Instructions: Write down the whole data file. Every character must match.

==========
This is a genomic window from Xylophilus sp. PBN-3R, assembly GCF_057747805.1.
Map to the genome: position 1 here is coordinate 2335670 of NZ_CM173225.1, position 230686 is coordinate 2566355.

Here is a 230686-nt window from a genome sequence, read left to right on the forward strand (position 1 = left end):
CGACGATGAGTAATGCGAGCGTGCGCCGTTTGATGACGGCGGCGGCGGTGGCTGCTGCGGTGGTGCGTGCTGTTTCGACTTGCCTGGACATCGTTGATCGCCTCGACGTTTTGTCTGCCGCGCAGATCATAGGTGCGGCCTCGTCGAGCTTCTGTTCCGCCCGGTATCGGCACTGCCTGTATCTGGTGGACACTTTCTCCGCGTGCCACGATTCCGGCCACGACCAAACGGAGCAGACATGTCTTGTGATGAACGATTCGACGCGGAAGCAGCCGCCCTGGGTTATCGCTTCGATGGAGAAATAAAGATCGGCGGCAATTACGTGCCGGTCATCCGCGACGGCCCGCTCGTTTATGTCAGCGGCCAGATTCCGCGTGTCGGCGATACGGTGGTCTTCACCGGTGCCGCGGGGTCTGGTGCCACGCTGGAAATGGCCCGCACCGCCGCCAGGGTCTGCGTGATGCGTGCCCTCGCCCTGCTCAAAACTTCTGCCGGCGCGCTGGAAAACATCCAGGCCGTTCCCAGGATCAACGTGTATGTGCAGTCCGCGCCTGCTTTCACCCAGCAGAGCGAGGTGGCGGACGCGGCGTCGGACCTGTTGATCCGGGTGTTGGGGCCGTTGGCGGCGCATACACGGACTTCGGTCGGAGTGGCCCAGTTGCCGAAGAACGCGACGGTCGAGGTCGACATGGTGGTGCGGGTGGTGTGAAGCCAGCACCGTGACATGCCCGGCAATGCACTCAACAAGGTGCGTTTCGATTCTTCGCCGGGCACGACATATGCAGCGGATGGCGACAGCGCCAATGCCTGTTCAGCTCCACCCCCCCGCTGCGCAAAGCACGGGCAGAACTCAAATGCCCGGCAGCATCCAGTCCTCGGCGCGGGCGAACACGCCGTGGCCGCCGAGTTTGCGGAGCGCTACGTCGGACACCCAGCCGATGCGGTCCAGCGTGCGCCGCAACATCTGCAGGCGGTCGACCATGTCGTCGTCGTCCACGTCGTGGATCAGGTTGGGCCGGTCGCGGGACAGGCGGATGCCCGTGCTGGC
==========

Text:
This is a genomic window from Xylophilus sp. PBN-3R, assembly GCF_057747805.1.
Map to the genome: position 1 here is coordinate 2335670 of NZ_CM173225.1, position 230686 is coordinate 2566355.

Here is a 230686-nt window from a genome sequence, read left to right on the forward strand (position 1 = left end):
CGACGATGAGTAATGCGAGCGTGCGCCGTTTGATGACGGCGGCGGCGGTGGCTGCTGCGGTGGTGCGTGCTGTTTCGACTTGCCTGGACATCGTTGATCGCCTCGACGTTTTGTCTGCCGCGCAGATCATAGGTGCGGCCTCGTCGAGCTTCTGTTCCGCCCGGTATCGGCACTGCCTGTATCTGGTGGACACTTTCTCCGCGTGCCACGATTCCGGCCACGACCAAACGGAGCAGACATGTCTTGTGATGAACGATTCGACGCGGAAGCAGCCGCCCTGGGTTATCGCTTCGATGGAGAAATAAAGATCGGCGGCAATTACGTGCCGGTCATCCGCGACGGCCCGCTCGTTTATGTCAGCGGCCAGATTCCGCGTGTCGGCGATACGGTGGTCTTCACCGGTGCCGCGGGGTCTGGTGCCACGCTGGAAATGGCCCGCACCGCCGCCAGGGTCTGCGTGATGCGTGCCCTCGCCCTGCTCAAAACTTCTGCCGGCGCGCTGGAAAACATCCAGGCCGTTCCCAGGATCAACGTGTATGTGCAGTCCGCGCCTGCTTTCACCCAGCAGAGCGAGGTGGCGGACGCGGCGTCGGACCTGTTGATCCGGGTGTTGGGGCCGTTGGCGGCGCATACACGGACTTCGGTCGGAGTGGCCCAGTTGCCGAAGAACGCGACGGTCGAGGTCGACATGGTGGTGCGGGTGGTGTGAAGCCAGCACCGTGACATGCCCGGCAATGCACTCAACAAGGTGCGTTTCGATTCTTCGCCGGGCACGACATATGCAGCGGATGGCGACAGCGCCAATGCCTGTTCAGCTCCACCCCCCCGCTGCGCAAAGCACGGGCAGAACTCAAATGCCCGGCAGCATCCAGTCCTCGGCGCGGGCGAACACGCCGTGGCCGCCGAGTTTGCGGAGCGCTACGTCGGACACCCAGCCGATGCGGTCCAGCGTGCGCCGCAACATCTGCAGGCGGTCGACCATGTCGTCGTCGTCCACGTCGTGGATCAGGTTGGGCCGGTCGCGGGACAGGCGGATGCCCGTGCTGGC